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Executive Leader Cllr Brenda Warrington

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Councillor Brenda Warrington, Executive Leader of Tameside Council

The Wrong Budget at the Wrong Time

Friday, 05 March 2021

All eyes this week were on the House of Commons as the Chancellor of the Exchequer, Rishi Sunak, announced the latest national Budget. While Budget day is always a major event, this one was even more significant as it would give us the first indication asto whether the government was sincere in its commitment to build back better and fairer after coronavirus.

The announcement comes at a time when the economic impact of this once in a generation pandemic is beginning to be felt. The forecasts show that the UK economy will not return to its pre-coronavirus levels until 2022 at least. While annual growth is expected to rebound by 4% this year and 7.3% in 2022, this means that the economy will still be 3% smaller in 2026 than was predicted before coronavirus. More disturbing of all is the spectre of a new wave of unemployment. It’s estimated that 700,000 people in Britain have lost their jobs since the pandemic began, and the rate of unemployment is expected to increase to as high as 6.5% next year.

It is in this context that I believe that the Chancellor’s decision to cut Universal Credit by £20 a week in September is a grave error. As unemployment rises and the furlough scheme comes to an end, it is estimated that this change could plunge over half a million people, including 200,000 children, into poverty. Many of these are likely to be people who have worked most of their lives, and are now rewarded by the government pulling away the safety net at a time when it is needed most. The fact that the Chancellor has correctly elected to gradually phase out other elements of coronavirus support, including the furlough scheme, business funding and VAT reduction, makes this brutal and unnecessary cut all the more glaring.

The Leader of the Opposition also accurately pointed out that the Budget speech, which lasted over an hour, did not mention the funding of social care once. That phrase might sound like a cliché, but the consequences are real. Up and down the country, councils are starting to run out of money to meet their legal obligations for providing social care and other services. Since the beginning of the coronavirus pandemic Croydon Council has declared bankruptcy, and four more were forced to borrow money to fund day-to-day spending. The government has not come close to repairing the damage inflicted by a decade of ideological austerity, and I regret to say that this Budget continues to do nothing to protect our local services, our NHS, or our elderly and vulnerable.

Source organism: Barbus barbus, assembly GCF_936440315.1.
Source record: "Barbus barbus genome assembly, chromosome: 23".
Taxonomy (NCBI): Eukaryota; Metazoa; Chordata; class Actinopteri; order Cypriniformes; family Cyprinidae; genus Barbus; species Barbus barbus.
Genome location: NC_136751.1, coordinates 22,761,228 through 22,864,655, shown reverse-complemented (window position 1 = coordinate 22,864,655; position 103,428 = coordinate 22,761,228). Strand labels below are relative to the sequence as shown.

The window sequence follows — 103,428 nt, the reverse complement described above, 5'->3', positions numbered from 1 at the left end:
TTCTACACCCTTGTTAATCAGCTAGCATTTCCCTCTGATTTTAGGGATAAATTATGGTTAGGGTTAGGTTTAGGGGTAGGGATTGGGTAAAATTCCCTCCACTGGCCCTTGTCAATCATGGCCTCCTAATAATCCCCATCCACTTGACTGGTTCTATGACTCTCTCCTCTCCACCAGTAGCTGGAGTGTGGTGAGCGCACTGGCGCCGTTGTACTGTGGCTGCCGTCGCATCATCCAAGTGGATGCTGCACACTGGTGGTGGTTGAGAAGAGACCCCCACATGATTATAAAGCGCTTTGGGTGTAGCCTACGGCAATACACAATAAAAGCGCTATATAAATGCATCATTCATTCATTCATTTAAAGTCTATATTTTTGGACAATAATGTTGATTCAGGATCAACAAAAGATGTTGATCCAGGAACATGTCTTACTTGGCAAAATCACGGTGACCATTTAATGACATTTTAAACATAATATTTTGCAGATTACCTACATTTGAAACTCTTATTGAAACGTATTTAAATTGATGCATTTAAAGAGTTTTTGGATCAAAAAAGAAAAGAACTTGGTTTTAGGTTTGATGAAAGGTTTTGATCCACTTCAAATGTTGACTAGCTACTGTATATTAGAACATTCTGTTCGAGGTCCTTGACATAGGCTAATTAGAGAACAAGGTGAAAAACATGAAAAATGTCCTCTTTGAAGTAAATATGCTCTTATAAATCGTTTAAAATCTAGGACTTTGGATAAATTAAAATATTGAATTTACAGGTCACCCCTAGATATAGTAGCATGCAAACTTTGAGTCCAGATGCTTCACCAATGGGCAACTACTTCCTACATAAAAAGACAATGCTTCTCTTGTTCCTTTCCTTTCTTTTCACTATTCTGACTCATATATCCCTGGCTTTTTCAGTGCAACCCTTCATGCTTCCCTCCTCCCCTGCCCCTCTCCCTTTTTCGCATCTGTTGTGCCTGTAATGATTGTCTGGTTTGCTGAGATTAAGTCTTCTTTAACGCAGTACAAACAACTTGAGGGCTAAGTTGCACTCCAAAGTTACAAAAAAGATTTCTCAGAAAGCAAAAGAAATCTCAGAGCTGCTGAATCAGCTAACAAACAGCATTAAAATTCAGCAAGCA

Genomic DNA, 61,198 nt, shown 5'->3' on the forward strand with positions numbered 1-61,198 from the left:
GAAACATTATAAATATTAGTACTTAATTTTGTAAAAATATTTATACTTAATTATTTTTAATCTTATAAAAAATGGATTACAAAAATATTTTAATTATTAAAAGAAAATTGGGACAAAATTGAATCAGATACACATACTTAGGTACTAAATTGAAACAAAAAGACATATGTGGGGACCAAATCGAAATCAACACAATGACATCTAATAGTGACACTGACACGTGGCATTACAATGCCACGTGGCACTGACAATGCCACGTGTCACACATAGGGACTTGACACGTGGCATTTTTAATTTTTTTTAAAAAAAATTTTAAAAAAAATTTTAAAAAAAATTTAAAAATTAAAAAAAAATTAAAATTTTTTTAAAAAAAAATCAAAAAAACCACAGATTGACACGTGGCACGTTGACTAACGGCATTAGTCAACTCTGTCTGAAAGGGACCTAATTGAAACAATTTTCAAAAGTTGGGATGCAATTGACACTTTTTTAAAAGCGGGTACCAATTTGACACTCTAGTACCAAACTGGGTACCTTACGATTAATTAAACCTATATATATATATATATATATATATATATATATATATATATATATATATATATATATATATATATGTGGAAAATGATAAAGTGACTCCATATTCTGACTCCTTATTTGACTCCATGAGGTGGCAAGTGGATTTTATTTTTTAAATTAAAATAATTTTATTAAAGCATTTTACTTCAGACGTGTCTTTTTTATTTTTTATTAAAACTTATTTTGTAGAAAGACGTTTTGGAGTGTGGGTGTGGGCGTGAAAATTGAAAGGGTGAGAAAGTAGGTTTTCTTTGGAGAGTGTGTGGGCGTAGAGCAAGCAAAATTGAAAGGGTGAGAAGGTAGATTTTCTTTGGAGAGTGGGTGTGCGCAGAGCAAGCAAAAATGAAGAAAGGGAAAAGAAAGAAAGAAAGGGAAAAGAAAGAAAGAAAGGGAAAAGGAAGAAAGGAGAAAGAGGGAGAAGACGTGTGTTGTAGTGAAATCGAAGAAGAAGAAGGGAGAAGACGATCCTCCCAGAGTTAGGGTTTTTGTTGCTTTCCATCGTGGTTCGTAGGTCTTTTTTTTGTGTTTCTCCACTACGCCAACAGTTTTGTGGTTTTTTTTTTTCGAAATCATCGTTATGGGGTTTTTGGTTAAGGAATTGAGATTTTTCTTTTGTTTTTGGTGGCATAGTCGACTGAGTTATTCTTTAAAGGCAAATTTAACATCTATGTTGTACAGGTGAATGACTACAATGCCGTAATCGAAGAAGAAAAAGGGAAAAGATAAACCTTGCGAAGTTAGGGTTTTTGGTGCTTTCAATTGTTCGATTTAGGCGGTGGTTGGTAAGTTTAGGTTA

Worse still are the political games that the Budget appears to be playing with the little funding that they have offered. Back in the Spending Review at the end of the last year, the government announced a £1 billion Towns Fund and Levelling Up fund. We now know that out of the 45 towns selected to receive this money, 40 of them are in constituencies represented by Conservatives MPs. This includes the Chancellor’s own constituency in Richmond, which is already one of the richest in the North of England, as well as towns in the constituencies of four other government ministers, the Communities Secretary Robert Jenrick (Newark), the Welsh Secretary Simon Hart (Carmarthen West and South Pembrokeshire), the Scottish Secretary Alister Jack (Dumfries and Galloway) and Northern Ireland Secretary Brandon Lewis (Great Yarmouth). The National Audit Office has also found that almost £10.5 billion in contracts have been awarded by the government without a competitive tender process, leaving the British taxpayer vulnerable to cronyism, conflicts of interest and, although I hope this isn’t the case, outright corruption.

Put all this together and it’s clear thar this Budget is far from the radical and decisive action we need to emerge from the coronavirus pandemic. Instead it reinforces the fact that lavish money is available for those who know the right people in the government, while everybody else has to make do with crumbs. This is not the way that a first-world country should be run. We can, and we must, demand better.


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